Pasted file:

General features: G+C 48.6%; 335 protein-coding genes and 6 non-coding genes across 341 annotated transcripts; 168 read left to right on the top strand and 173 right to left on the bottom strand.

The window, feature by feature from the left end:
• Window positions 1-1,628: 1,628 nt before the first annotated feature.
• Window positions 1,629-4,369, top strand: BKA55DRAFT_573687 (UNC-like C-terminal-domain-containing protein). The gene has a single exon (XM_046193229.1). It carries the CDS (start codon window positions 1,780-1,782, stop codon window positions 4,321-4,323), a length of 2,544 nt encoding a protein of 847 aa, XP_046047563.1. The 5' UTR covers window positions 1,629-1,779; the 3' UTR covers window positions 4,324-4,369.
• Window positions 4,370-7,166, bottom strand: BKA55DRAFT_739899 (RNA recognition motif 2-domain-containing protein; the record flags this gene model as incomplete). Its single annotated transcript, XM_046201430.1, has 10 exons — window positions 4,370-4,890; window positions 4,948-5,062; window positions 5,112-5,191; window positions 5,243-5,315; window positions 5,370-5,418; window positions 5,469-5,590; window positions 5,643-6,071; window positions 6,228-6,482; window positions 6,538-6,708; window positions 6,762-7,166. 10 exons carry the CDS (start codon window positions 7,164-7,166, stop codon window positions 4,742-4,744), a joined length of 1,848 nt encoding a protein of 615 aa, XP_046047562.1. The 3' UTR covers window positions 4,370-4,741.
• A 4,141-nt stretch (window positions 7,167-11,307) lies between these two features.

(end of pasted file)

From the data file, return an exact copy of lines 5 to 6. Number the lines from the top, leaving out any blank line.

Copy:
• Window positions 4,370-7,166, bottom strand: BKA55DRAFT_739899 (RNA recognition motif 2-domain-containing protein; the record flags this gene model as incomplete). Its single annotated transcript, XM_046201430.1, has 10 exons — window positions 4,370-4,890; window positions 4,948-5,062; window positions 5,112-5,191; window positions 5,243-5,315; window positions 5,370-5,418; window positions 5,469-5,590; window positions 5,643-6,071; window positions 6,228-6,482; window positions 6,538-6,708; window positions 6,762-7,166. 10 exons carry the CDS (start codon window positions 7,164-7,166, stop codon window positions 4,742-4,744), a joined length of 1,848 nt encoding a protein of 615 aa, XP_046047562.1. The 3' UTR covers window positions 4,370-4,741.
• A 4,141-nt stretch (window positions 7,167-11,307) lies between these two features.